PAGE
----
Edge of Darkness
Cast: Thomas Craven (Mel Gibson), Emma Craven (Bojana Novakovic), Jedburgh (Ray Winstone), Jack Bennett (Danny Huston), Burnham (Shawn Roberts), Millroy (David Aaron Baker), Whitehouse (Jay O. Sanders), Moore (Denis O'Hare), Senator Jim Pine (Damian Young)
Director: Martin Campbell
Theatrical release: 01/29/2010
DVD Date: 05/11/2010
Running Time: 117 minutes
Note(s): Based on the BBC mini-series Edge of Darkness.
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Review: A few weeks ago I watched and reviewed the 1985 BBC miniseries Edge of Darkness, which served as the basis for this film starring Mel Gibson. One of my comments was, "There's an interesting story here, but it is buried beneath nearly six hours of a meandering, nearly incomprehensible screenplay." I was hoping that cutting the story down to two hours would improve it. It really doesn't, but I fault the screenwriters of this updated version for, somewhat ironically, taking too many shortcuts and losing much of the suspense of the original.
Gibson stars as Boston Detective Thomas Craven, whose 20-something daughter, Emma, comes home to visit, only to be shot in the chest by a gunman outside Craven's house. The police think that Craven was the intended target and Emma simply, and tragically, got in the way. But as Craven begins to investigate his daughter's death, he comes to discover that she was part of a radical anti-corporate organization that was trying to expose a top secret government research and development company for which Emma worked as an intern as a terrorist operation ... and that Emma may, indeed, have been murdered.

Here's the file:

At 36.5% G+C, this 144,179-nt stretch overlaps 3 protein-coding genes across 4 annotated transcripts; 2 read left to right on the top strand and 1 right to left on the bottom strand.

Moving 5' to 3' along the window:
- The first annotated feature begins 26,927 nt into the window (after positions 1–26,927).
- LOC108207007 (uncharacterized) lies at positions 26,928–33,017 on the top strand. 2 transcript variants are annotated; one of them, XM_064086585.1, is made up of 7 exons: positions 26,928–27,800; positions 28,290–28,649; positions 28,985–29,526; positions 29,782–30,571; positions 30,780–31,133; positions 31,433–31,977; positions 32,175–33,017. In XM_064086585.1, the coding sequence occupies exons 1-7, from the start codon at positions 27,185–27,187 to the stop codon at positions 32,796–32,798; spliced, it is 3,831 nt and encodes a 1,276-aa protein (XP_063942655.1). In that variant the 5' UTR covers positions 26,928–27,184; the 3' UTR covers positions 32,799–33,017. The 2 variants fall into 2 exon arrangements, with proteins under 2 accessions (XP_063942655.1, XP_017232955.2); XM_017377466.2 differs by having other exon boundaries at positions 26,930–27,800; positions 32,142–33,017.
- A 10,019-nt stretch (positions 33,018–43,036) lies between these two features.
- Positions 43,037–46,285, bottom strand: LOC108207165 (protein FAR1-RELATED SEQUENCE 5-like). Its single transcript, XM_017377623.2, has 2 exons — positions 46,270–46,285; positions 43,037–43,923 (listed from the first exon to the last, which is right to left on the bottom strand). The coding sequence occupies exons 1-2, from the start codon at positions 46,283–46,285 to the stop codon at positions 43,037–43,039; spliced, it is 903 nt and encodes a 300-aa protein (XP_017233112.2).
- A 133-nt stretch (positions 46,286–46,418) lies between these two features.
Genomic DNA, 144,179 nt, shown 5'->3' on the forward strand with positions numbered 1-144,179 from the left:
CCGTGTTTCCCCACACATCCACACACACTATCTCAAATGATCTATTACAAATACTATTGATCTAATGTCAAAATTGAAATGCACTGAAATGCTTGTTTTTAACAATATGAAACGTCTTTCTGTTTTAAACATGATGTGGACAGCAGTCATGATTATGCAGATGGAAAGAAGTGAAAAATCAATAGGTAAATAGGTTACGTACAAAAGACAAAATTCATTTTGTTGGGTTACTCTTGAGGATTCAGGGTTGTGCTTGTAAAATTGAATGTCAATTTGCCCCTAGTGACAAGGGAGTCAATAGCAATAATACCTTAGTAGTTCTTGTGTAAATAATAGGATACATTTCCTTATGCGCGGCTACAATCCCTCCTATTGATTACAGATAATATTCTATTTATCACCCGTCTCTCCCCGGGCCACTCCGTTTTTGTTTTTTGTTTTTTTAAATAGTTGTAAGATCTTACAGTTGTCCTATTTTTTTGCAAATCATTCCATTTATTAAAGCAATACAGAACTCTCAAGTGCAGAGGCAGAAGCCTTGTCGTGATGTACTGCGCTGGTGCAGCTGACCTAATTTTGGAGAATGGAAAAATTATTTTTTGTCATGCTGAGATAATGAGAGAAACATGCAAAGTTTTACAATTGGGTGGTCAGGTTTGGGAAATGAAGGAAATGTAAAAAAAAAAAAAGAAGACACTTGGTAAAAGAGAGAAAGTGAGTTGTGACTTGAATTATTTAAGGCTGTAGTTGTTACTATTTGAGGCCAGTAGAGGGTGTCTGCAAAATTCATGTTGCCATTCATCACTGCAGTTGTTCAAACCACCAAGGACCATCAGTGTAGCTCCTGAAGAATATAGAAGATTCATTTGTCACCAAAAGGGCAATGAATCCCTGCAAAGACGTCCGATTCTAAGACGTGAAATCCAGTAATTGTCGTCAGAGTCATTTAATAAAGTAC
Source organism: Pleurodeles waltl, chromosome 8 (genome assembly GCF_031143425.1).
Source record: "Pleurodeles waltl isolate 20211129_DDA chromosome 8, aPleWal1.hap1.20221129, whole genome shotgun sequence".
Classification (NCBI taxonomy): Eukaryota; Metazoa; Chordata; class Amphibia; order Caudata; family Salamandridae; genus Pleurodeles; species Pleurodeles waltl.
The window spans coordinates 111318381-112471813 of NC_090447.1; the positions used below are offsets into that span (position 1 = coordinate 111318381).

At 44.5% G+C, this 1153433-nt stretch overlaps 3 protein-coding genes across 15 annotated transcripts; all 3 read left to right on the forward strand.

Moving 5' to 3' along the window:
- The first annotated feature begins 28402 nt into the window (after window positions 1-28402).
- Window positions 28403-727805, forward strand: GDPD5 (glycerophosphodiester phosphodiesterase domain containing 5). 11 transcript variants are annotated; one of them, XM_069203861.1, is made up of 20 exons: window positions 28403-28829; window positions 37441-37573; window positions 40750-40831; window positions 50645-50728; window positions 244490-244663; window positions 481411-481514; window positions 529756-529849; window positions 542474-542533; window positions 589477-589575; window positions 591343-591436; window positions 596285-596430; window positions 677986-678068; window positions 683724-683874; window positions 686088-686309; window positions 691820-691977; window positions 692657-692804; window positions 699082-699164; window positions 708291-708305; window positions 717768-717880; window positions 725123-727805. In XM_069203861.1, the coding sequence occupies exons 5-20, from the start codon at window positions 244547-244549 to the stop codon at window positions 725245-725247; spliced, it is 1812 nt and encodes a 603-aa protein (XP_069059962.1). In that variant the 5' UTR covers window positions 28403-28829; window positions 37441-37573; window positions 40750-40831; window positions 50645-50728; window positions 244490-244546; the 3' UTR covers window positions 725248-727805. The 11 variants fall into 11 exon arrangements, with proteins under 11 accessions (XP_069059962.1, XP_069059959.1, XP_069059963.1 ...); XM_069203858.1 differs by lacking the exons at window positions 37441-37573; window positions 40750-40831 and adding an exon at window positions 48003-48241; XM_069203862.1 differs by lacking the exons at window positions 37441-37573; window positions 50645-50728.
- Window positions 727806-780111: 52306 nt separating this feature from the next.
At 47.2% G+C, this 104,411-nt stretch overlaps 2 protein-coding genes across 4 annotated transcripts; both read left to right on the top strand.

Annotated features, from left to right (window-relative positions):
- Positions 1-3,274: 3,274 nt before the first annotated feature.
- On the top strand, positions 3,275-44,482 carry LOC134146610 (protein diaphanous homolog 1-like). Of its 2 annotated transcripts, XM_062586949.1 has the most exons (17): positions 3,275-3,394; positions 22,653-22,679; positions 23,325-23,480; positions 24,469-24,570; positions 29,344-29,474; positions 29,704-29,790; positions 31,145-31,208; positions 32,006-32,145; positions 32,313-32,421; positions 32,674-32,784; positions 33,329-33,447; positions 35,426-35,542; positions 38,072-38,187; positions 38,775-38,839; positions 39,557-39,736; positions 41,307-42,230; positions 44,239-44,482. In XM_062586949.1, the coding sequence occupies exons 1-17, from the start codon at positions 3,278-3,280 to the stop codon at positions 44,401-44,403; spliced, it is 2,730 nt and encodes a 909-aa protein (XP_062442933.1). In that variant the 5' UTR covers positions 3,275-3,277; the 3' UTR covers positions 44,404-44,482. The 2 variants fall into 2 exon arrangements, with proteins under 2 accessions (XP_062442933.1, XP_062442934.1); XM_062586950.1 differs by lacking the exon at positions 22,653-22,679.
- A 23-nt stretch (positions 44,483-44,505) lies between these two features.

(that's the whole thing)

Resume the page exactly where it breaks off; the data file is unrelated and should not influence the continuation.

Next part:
I have to admit that if I hadn't seen the original BBC miniseries, I'm not sure I would have understood at all what was going on here. There are so many plot holes that even though I knew what to expect, I was still having a hard time following along. Even so, the first two thirds of the film captured my imagination. It was intellectual, in a complicated sort of way, and Gibson played the role of a grieving father -- and a resourceful police detective -- in a thoughtful manner. Then, out of the blue, the storyline is conveniently tossed aside, replaced instead by scene after scene of mindless action, with everyone shooting everyone else, and Gibson's character turning into a madman. (There is a reason for this, but the timing seems all wrong to me.) I think the mysterious Jedburgh (a CIA agent in the original, an unknown operative of questionable loyalty here) sums it up best:
Anyone who looks at the rest of this is gonna see that something happened ... but no one's gonna be able to figure it out. [To the senator:] That's your objective. To make it so convoluted that anyone can have a theory. But no one's got the facts.
That particular scene takes place during the final 20 minutes of the film and I can honestly say I have no idea what happens just before or after, or, probably more accurately, why it happens.
Edge of Darkness half-heartedly retains the paranormal aspect of the original, where Craven communicates with his dead daughter as he investigates her murder. I thought it was silly the first time around and was glad to see it really didn't get much attention this time.
And then there's the DVD cover, which bears a striking resemblance to an earlier Gibson film, Payback, which itself has a not dissimilar storyline to Edge of Darkness. I'm drawing a blank on why the studio chose to take this approach to marketing the film, and it's hardly worth mentioning except that I'm wondering if the studio itself was confused about the film and simply decided to let buyers think it was something about else, maybe something more familiar.
I still think there's an interesting story here, but neither production gets it quite right. If pressed, I'd have to say, if you're going to watch one, pick the original BBC miniseries (but be prepared to fast forward through the many slow scenes).
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